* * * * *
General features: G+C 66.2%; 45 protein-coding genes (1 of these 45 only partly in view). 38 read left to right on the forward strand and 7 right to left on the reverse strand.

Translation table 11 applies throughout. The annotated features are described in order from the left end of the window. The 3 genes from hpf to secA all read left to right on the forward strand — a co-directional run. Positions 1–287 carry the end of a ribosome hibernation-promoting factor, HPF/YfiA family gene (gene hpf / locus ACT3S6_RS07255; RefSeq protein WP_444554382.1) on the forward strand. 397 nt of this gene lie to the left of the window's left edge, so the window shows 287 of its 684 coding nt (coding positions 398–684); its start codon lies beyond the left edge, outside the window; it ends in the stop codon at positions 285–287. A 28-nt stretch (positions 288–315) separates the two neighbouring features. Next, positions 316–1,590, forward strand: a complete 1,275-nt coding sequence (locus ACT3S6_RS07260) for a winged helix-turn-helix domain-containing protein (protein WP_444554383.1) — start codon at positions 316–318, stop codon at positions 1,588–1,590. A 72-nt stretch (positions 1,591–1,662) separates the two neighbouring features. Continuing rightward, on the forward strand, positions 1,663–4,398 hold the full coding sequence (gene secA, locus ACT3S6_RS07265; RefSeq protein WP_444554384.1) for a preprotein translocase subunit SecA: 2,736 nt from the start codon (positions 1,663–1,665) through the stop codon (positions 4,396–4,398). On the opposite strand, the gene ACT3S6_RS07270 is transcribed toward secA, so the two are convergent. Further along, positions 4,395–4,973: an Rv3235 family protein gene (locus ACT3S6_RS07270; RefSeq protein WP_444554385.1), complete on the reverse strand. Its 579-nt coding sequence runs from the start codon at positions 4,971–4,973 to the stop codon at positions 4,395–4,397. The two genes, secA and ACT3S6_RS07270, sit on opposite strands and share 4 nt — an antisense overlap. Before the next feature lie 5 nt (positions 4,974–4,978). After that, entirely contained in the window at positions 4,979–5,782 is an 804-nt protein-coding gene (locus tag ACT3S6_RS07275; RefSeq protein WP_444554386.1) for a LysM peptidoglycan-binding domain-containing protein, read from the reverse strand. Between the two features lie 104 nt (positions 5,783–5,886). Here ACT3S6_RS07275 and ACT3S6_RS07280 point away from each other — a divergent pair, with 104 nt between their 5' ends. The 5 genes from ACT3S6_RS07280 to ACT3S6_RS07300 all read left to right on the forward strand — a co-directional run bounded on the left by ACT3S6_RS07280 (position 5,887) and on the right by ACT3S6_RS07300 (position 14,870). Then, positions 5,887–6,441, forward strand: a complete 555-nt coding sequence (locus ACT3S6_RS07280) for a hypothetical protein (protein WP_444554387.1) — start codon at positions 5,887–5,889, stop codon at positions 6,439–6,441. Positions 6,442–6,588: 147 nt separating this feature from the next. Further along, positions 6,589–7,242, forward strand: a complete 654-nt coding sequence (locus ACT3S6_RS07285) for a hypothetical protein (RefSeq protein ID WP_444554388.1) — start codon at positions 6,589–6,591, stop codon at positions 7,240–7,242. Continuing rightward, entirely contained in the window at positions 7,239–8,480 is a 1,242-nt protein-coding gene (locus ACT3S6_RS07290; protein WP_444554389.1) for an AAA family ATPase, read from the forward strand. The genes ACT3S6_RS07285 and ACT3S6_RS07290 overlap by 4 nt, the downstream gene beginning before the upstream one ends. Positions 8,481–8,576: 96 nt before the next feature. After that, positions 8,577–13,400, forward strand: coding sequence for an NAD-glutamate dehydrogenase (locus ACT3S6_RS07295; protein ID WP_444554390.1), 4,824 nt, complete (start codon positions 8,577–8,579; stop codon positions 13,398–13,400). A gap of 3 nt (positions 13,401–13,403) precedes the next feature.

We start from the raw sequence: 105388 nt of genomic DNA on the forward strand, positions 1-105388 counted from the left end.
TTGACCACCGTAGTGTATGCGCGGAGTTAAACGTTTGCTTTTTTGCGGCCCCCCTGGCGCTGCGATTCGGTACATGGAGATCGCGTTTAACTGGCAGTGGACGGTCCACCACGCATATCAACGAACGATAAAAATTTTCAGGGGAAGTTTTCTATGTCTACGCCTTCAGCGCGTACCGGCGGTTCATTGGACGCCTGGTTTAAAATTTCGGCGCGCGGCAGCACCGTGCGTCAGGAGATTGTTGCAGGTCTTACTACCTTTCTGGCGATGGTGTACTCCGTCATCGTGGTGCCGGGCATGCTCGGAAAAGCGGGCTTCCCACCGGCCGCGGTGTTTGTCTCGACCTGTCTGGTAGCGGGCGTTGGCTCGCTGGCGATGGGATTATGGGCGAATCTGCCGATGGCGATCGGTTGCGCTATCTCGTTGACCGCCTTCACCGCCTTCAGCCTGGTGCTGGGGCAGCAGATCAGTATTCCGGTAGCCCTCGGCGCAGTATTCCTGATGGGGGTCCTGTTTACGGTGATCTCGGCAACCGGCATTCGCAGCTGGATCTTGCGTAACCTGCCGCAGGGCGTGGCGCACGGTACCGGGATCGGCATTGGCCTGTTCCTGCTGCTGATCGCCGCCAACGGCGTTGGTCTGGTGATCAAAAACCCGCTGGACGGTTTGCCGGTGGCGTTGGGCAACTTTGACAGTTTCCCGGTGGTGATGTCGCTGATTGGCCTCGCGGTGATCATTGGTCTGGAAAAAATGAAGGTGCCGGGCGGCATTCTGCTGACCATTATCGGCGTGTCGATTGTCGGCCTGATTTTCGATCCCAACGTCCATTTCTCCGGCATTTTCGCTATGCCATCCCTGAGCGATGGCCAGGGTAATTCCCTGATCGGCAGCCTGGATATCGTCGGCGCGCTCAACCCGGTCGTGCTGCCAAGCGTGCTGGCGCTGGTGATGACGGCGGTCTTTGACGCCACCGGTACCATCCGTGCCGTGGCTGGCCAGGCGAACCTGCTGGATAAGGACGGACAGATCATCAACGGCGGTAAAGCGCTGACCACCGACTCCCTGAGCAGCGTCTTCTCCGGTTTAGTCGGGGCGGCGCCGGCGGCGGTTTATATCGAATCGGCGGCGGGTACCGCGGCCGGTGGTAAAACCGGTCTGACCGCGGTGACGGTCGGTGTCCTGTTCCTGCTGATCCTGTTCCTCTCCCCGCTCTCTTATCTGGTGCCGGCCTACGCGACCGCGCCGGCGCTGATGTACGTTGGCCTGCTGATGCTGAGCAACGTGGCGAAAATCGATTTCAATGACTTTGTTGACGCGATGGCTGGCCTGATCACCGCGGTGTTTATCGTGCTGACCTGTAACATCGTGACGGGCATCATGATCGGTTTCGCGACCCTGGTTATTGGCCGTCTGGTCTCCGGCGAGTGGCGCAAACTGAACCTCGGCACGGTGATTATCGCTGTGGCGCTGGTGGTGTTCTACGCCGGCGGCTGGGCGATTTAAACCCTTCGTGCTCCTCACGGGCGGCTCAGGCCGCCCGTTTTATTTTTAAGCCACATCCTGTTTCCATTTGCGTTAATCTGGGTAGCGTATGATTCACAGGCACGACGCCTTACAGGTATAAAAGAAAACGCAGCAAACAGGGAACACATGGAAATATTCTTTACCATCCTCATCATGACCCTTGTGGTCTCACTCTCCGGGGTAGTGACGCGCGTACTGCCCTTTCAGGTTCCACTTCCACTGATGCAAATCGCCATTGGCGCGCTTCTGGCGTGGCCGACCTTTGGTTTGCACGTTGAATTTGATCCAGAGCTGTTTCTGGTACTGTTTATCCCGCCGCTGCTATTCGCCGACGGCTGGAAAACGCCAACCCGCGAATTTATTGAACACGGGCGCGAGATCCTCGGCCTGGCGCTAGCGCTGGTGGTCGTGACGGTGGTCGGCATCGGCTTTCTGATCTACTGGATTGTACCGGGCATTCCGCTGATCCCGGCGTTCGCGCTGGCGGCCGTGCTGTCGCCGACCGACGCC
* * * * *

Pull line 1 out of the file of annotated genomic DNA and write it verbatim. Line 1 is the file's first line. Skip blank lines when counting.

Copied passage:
General features: G+C 66.2%; 45 protein-coding genes (1 of these 45 only partly in view). 38 read left to right on the forward strand and 7 right to left on the reverse strand.